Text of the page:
Well Above The Rim
I’d never heard of Rim Kwaku Obeng until BBE decided to release ‘the first of two legendary ‘lost’ albums both previously available only as rare-as-hen’s teeth private presses’. The thing that stands out for me about this release is that it contains tracks that will likely end up in my top Afrobeat Songs chart of the year – it really is that good. With plenty of disco fused afrobeats, superb clarity of production and infectious grooves, this album oozes class in every note from beginning to end.
Rim’s interesting past includes flirting with the possibility of working with Quincy Jones to being homeless for 6 months in 1973 after flying to London to record an album with a band called Traffic and singer/songwriter called Joan Armatrading. It was a chance passing by Ronnie Scott’s where she was playing that eventually led to Joan helping him to get his life back on track. He went on to record Rim Arrives in San Francisco in 1977.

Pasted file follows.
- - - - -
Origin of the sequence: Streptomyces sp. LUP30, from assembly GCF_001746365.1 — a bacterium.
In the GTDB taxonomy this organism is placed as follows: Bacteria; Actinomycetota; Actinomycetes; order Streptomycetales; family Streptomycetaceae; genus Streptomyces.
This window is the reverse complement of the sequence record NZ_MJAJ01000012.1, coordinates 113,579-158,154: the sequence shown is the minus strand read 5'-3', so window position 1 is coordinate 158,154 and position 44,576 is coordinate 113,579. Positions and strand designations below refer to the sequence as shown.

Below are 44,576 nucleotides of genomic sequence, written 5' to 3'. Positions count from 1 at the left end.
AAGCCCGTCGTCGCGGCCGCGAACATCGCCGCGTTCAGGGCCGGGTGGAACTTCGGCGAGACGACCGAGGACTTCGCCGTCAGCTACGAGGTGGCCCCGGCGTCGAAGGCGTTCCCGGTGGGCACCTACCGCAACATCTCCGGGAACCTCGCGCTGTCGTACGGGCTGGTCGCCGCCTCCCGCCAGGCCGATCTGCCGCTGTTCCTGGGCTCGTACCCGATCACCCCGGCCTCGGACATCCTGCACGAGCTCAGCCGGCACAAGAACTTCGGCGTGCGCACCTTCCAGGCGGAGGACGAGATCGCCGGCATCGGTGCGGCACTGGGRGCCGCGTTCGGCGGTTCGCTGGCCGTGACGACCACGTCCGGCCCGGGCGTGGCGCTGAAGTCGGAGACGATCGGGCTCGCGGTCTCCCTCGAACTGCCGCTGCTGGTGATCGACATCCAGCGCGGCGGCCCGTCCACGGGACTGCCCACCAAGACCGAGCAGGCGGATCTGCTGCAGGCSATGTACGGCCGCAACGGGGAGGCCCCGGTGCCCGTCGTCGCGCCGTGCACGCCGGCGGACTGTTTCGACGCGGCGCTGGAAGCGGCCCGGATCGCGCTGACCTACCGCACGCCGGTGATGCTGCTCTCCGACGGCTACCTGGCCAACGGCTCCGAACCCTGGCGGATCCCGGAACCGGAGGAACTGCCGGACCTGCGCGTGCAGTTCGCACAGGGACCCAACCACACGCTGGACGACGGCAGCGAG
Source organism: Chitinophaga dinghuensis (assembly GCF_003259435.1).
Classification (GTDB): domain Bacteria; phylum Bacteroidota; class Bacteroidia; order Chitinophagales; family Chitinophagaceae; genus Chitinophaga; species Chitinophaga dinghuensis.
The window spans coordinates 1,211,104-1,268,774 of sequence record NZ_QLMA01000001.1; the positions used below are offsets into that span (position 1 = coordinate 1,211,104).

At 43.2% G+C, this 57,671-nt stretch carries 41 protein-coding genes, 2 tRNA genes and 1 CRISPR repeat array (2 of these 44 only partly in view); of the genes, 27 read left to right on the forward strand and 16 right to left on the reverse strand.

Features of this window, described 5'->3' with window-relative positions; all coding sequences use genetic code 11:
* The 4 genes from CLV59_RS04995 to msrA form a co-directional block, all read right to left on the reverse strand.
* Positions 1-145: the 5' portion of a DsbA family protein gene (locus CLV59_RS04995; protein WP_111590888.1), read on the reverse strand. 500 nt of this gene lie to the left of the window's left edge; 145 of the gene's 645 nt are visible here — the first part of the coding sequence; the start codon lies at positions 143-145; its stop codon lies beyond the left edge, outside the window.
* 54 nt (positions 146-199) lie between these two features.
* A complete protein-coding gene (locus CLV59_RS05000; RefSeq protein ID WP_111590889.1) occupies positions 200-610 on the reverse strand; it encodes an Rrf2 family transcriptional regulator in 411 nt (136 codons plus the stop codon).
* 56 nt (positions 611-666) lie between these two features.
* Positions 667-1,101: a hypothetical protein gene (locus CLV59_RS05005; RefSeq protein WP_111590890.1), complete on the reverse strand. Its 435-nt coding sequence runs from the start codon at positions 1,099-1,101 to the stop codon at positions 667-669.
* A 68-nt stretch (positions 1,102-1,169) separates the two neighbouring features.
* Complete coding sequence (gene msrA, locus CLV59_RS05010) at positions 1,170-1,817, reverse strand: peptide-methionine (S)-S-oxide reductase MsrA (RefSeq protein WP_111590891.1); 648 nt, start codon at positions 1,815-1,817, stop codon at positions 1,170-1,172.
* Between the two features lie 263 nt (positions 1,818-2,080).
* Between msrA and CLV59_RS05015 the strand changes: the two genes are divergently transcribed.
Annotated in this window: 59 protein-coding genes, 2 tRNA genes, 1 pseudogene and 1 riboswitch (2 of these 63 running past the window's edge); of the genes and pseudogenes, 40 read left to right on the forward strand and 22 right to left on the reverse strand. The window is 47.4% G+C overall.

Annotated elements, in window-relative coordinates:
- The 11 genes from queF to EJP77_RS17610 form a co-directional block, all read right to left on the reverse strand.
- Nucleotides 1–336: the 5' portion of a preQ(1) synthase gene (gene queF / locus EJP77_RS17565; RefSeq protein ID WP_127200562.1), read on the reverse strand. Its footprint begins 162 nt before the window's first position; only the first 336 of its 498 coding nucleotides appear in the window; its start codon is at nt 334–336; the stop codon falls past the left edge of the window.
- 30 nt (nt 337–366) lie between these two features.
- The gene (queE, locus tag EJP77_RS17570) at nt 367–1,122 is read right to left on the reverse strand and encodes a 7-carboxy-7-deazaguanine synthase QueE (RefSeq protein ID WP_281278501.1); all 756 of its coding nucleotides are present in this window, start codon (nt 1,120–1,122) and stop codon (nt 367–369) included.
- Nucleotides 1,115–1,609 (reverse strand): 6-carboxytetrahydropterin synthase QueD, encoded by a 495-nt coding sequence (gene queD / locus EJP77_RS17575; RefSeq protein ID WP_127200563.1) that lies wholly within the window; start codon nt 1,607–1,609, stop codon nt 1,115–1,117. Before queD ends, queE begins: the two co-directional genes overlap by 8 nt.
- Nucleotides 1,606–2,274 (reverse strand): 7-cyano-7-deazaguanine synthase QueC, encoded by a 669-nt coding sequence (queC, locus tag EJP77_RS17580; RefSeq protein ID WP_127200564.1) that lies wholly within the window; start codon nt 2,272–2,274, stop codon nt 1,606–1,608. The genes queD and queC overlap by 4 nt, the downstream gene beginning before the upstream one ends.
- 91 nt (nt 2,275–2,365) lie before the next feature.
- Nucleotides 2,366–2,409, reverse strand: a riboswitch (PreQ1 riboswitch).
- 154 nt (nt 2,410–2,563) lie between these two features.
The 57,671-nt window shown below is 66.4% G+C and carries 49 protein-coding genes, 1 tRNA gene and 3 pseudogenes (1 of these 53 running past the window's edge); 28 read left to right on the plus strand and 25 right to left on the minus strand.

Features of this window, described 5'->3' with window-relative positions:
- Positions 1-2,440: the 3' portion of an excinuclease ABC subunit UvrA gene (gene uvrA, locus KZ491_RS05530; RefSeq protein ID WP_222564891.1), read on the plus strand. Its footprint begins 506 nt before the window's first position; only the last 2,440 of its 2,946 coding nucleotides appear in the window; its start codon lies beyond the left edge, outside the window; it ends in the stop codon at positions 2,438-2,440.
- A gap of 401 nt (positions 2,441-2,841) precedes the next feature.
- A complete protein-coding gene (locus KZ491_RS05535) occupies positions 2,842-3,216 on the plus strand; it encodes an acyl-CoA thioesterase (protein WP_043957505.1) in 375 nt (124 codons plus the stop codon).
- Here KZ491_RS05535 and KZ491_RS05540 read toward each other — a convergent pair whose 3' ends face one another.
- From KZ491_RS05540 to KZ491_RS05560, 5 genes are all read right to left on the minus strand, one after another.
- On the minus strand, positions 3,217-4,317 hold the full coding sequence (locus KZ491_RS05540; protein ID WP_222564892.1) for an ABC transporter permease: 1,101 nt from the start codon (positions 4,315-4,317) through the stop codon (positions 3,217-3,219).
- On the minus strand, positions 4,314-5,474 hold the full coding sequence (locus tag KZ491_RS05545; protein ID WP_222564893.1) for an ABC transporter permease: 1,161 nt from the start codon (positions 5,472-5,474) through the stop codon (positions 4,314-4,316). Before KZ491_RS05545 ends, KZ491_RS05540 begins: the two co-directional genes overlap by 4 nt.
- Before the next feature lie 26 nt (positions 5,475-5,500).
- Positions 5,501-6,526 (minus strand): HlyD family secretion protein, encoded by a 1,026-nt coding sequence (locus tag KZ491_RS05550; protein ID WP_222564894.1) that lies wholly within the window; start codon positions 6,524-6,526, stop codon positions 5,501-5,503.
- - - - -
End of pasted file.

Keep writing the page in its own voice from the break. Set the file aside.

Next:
From the disco laden Believe in Yourself to the Latin/Afrobeat fusion of Sunkwa (Life First) there is so much variety of tempo and funk on this album that it is very hard to stay still while listening to it! More evidence of Rim’s considerable talent emerges on songs like Funky Drummer that has catchy smooth vocal chants lulling you into a semi laid back kind of funk before an assortment of beats and melodies kick in that literally make you feel like you must be one of the coolest people on the planet. Marvelous.
‘Brushing Means Making Love’ keeps the hand clapping, foot stompin’ energy at a high level with a disco themed, acappella beginning that sweeps you into a horn assisted Afrobeat of such frenzied brilliance that it is sure to be a hit on the dancefloor.
By the time you get to the last track ‘International Funk’ and its brilliant intro, unremitting groove and exquisite layers of production all that is left to do is give a standing ovation to a quite superb album.
Rim has indeed arrived and I’m so glad I came across him.